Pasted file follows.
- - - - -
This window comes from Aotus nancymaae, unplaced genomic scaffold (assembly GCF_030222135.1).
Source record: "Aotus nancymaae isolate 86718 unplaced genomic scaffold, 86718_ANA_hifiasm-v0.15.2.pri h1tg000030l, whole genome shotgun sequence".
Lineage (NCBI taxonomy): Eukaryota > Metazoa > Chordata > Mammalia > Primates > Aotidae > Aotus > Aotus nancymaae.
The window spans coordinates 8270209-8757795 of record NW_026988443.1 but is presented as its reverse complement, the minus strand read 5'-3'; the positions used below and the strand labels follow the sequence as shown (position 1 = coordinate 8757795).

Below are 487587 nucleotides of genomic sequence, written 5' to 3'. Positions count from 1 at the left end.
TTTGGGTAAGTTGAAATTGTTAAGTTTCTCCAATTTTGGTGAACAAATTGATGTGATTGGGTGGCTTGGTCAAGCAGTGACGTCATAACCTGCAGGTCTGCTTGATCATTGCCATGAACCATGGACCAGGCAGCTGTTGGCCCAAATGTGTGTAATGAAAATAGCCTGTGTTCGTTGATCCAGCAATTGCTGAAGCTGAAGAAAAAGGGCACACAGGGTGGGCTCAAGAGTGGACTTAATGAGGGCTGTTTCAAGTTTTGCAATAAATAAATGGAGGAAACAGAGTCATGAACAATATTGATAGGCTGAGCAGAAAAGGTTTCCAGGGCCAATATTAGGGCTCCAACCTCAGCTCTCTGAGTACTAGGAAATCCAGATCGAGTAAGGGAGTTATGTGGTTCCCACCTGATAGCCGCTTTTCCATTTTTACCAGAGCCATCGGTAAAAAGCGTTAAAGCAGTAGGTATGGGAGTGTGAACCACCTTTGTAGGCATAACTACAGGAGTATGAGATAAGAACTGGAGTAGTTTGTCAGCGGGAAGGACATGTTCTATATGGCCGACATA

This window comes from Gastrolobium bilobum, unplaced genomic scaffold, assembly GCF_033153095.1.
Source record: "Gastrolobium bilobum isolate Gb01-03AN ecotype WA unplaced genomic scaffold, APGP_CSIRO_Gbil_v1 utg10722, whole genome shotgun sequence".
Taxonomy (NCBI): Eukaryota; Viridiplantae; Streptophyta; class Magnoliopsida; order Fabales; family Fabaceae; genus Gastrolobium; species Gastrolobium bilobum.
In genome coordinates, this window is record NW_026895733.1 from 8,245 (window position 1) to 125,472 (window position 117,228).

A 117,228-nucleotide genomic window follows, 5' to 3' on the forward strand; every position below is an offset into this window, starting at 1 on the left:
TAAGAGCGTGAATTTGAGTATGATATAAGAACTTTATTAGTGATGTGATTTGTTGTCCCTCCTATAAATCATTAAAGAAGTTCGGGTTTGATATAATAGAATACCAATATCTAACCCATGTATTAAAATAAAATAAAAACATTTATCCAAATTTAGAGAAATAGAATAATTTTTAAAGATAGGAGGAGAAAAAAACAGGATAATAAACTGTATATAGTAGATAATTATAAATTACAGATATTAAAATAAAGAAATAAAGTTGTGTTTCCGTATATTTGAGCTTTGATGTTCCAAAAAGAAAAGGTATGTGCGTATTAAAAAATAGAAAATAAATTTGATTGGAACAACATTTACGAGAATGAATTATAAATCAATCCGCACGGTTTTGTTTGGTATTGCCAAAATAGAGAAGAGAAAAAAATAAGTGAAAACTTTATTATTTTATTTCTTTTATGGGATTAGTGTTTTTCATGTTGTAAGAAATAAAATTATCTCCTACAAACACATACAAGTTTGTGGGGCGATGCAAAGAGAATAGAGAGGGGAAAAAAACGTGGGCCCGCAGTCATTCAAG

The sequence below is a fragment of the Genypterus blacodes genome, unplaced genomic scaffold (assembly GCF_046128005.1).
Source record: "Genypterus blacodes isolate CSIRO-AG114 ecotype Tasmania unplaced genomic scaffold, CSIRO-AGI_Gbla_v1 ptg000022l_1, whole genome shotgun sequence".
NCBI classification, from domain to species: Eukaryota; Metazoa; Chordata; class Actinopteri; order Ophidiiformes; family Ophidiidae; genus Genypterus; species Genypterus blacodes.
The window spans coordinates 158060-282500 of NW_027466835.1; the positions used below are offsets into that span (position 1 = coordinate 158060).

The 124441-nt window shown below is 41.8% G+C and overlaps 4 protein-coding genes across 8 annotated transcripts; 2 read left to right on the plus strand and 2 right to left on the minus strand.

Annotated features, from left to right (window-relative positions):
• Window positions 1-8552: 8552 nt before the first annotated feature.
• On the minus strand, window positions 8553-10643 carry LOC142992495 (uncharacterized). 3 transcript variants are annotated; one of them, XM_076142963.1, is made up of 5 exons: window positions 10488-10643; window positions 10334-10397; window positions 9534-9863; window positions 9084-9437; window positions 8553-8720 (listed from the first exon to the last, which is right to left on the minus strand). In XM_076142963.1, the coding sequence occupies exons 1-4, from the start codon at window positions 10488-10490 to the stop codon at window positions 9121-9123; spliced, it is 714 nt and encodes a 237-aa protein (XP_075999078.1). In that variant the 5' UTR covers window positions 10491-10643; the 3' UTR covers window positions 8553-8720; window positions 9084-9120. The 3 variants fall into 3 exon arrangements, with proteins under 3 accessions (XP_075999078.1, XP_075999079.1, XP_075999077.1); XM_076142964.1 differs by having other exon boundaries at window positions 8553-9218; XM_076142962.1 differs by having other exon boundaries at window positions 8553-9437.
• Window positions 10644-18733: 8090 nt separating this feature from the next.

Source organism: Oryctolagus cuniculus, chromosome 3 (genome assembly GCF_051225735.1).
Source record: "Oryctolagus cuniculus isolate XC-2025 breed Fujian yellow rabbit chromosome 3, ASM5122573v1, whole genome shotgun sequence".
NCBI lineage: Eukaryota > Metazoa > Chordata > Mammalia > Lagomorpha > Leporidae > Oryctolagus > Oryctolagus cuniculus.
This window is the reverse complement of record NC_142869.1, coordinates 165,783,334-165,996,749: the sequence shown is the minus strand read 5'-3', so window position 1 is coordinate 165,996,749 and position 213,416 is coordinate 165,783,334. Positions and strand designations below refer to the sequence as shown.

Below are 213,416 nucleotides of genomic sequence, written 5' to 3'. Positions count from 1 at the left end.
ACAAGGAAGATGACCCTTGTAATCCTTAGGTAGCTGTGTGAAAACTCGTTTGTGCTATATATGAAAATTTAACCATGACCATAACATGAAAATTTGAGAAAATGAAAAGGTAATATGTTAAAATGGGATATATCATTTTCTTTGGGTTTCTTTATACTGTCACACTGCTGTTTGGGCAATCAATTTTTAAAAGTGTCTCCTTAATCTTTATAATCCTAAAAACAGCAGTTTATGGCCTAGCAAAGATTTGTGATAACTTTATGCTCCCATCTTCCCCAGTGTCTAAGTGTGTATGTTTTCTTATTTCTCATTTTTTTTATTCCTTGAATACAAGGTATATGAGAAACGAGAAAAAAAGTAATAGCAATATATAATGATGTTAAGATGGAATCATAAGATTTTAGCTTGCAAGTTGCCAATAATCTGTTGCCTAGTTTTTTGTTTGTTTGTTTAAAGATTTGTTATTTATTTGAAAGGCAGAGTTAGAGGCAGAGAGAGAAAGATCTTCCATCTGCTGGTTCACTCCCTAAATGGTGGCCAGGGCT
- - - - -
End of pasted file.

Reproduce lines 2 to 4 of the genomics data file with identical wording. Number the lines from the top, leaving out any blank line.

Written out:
Source record: "Aotus nancymaae isolate 86718 unplaced genomic scaffold, 86718_ANA_hifiasm-v0.15.2.pri h1tg000030l, whole genome shotgun sequence".
Lineage (NCBI taxonomy): Eukaryota > Metazoa > Chordata > Mammalia > Primates > Aotidae > Aotus > Aotus nancymaae.
The window spans coordinates 8270209-8757795 of record NW_026988443.1 but is presented as its reverse complement, the minus strand read 5'-3'; the positions used below and the strand labels follow the sequence as shown (position 1 = coordinate 8757795).